5. Translation strategies based on Skopos theory
Skopos theory considers translation as a complicated interactive behavior. The aim of translation is often determined after counsel between client and translator. It is the initiator or its agent who makes differences. They give explanation of time, place, situation, intermediary, aim as well as readers and function of translation. According to the specific translation requirement such as the writer’s interactive intention and expectation of the translated texts, as well as social knowledge background, interactive need of readers, etc. translator can determine any translating tactics, and does not have to care about the equality of translated text to the original text, for which would weaken the translated text’s interactive function in the environment of target language. Therefore, with the guide of translation purpose, the translator can consider the relative factors comprehensively and then decide the most suitable method. Approaches can be adopted by translators if it can realize the expected purpose well. The translator can change properly according to the connotation meaning of a trademark name. If it is transformed appropriately, it can be full of wit and humor. The consumers will certainly be attracted by such kind of a trademark names. So the realistic standard of trademark translation is whether it is recognized and accepted by consumers who would buy the products finally. Therefore, based on the Skopos theory, translation strategies are not restricted. According to the contents mentioned above, we can emphasize that “the purpose changes with the consumer varies.” (Wang Jianhui, Hu Dongping, 2007) “Translators can take any appropriate tactics in order to achieve different goals.” (Yin Xiaohong, 2006:171)
As discussed above, the successful translation of brand names refers to lots of factors. Among them the most important is the flexible employment of translation methods in practice. In this part, the author will focus on two main methods, the most common and practical used strategies, in brand name translation. They are literal translation and free translation.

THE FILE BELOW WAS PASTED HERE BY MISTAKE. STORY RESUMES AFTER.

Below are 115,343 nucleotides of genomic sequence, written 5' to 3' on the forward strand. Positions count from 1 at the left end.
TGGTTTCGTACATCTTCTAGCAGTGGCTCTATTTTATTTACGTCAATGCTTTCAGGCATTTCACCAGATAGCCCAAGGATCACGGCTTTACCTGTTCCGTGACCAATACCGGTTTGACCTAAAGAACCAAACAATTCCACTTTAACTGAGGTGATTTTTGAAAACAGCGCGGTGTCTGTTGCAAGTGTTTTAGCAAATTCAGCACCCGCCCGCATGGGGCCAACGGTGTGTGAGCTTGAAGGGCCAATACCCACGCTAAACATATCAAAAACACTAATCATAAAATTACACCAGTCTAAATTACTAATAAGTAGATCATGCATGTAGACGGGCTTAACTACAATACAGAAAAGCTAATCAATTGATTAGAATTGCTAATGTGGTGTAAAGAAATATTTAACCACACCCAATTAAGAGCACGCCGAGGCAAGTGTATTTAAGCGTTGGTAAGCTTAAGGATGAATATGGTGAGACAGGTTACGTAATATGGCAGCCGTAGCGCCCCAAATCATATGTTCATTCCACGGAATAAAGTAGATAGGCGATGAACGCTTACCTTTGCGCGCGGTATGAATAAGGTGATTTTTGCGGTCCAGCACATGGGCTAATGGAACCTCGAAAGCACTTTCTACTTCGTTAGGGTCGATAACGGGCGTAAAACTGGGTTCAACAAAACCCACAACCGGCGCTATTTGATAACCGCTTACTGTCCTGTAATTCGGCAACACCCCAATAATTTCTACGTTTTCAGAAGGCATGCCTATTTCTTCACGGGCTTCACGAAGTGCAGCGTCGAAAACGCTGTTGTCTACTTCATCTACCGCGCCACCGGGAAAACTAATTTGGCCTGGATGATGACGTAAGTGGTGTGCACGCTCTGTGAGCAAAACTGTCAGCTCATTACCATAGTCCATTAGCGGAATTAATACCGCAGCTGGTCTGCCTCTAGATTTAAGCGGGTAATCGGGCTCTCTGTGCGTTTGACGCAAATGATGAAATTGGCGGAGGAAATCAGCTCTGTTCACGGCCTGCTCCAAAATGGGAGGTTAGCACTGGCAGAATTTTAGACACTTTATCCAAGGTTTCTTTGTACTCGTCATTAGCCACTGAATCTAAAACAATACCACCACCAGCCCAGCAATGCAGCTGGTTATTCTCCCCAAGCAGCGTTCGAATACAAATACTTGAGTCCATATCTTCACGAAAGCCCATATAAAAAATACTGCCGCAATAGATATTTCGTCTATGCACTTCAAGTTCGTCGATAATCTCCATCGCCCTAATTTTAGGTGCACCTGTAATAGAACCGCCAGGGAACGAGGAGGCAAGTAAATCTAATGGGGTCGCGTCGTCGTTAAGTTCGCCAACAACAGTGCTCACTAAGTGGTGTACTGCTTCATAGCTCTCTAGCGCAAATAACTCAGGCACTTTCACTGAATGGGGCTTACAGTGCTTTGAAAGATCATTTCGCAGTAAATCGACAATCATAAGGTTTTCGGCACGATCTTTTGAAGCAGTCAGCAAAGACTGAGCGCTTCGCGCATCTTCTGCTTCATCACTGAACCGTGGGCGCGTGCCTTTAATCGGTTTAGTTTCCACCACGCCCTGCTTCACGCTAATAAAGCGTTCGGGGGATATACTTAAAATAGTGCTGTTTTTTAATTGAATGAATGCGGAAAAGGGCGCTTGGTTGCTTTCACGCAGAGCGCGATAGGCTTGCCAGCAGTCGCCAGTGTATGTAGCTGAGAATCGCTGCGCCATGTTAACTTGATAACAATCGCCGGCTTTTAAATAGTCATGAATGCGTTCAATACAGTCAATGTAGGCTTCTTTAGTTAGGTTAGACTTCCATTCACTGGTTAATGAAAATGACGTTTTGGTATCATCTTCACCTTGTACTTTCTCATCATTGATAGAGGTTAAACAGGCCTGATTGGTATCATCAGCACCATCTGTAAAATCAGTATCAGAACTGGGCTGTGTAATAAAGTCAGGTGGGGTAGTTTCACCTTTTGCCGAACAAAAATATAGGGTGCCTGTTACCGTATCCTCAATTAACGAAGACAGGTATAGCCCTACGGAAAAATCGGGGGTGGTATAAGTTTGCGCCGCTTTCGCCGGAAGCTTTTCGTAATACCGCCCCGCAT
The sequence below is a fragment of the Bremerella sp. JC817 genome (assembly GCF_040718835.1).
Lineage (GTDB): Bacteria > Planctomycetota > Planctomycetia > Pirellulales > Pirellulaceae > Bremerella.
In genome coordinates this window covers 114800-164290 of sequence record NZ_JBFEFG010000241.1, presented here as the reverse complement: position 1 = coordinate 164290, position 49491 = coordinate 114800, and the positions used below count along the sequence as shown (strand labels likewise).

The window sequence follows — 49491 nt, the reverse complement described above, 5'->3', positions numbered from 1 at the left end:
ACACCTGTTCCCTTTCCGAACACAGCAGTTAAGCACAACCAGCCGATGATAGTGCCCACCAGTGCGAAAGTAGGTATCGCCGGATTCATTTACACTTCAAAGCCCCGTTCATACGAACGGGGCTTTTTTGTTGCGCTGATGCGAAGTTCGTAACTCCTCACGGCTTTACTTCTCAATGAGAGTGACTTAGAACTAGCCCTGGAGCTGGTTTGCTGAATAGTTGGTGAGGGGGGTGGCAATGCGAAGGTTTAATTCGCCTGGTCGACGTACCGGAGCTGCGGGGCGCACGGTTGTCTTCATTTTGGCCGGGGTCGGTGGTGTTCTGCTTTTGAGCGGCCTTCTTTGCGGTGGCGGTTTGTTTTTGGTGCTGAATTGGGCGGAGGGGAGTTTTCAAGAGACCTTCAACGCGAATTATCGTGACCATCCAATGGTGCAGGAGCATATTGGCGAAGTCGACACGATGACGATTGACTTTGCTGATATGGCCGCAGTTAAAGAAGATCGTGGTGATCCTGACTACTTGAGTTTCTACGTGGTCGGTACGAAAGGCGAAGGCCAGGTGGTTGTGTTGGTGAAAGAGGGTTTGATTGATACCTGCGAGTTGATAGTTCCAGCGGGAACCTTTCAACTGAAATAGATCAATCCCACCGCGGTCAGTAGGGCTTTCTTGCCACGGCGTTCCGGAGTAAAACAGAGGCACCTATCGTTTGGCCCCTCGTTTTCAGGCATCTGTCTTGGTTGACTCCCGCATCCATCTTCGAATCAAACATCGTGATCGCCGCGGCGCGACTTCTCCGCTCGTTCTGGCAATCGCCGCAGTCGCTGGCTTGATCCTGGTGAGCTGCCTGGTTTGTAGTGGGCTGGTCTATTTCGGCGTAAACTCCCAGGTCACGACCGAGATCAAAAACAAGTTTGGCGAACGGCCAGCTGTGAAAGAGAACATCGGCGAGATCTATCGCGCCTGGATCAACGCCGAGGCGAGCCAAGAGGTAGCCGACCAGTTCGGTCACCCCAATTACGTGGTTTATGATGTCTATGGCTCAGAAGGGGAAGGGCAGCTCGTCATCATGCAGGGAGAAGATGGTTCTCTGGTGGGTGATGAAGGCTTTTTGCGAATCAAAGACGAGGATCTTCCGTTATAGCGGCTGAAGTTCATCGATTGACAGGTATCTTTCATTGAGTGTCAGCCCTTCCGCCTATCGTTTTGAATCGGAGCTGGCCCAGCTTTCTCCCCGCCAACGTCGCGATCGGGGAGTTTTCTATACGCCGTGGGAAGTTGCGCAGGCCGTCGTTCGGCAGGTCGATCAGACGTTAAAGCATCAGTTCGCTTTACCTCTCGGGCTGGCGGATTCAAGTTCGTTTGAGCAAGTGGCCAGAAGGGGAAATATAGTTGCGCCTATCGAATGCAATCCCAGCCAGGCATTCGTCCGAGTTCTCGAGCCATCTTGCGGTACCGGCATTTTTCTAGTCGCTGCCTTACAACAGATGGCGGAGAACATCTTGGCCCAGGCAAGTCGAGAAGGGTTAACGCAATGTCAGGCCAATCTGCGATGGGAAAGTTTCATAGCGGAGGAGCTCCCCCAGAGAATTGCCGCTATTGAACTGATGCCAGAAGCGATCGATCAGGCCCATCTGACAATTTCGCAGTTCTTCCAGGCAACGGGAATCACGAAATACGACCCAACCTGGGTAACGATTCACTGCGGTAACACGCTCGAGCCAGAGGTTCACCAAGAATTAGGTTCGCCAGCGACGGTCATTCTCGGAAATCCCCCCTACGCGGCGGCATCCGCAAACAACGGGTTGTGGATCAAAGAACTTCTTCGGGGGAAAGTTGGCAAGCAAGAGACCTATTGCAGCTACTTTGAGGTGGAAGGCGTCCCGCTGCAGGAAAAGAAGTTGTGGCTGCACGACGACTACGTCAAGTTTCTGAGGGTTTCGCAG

5.1 Literal translation
The so-called literal translation in this paper is equivalent to Newmark’s semantic translation, which “attempts to render, as closely as the semantic and syntactic structure of the second language allow, the exact contextual meaning of the original.”(Newmark, 1988: 39). Literal translation involves translating meanings literally, keeping both the original form and the original sense. It is the primary way of trademark translation. It can better convey the original information of the product, indicate the author’s original wish, and can keep the conformity with the brand designs. There are many popular trademarks translated in this way around us. Although it is not feasible for every one to be translated literally, literal translation is still put to use by translators.
The translation of an electronic appliance brand, “Pioneer” into”å…ˆé”‹”can convey to the customers the message that it is the pioneer of the electronic appliance industry. “Microsoft”, the American software giant company, also adopts literal translation to register its Chinese brand. Translating “Micro” as “å¾®” and “soft” as “è½¯” successfully transmit the implied meaning: a basic, tiny and delicate software. “Mr. Juicy” was translated as “æžœæ±å…ˆç”Ÿ”, can give customers a very clear idea that it is a fruit juice brand while at the same time it forms a cartoon image in people’s mind.
5.2 Free translation
The free translation is also one of the most important techniques in the course of translating Chinese trademark names. We knew that literal translation would not achieve a perfect trademark translation all the time. Free translation is more complex and flexible. Free translation mostly could avoid the rigid feeling, comparing with mechanical transliteration. In fact, it is the translator’s imagination that is making an important impa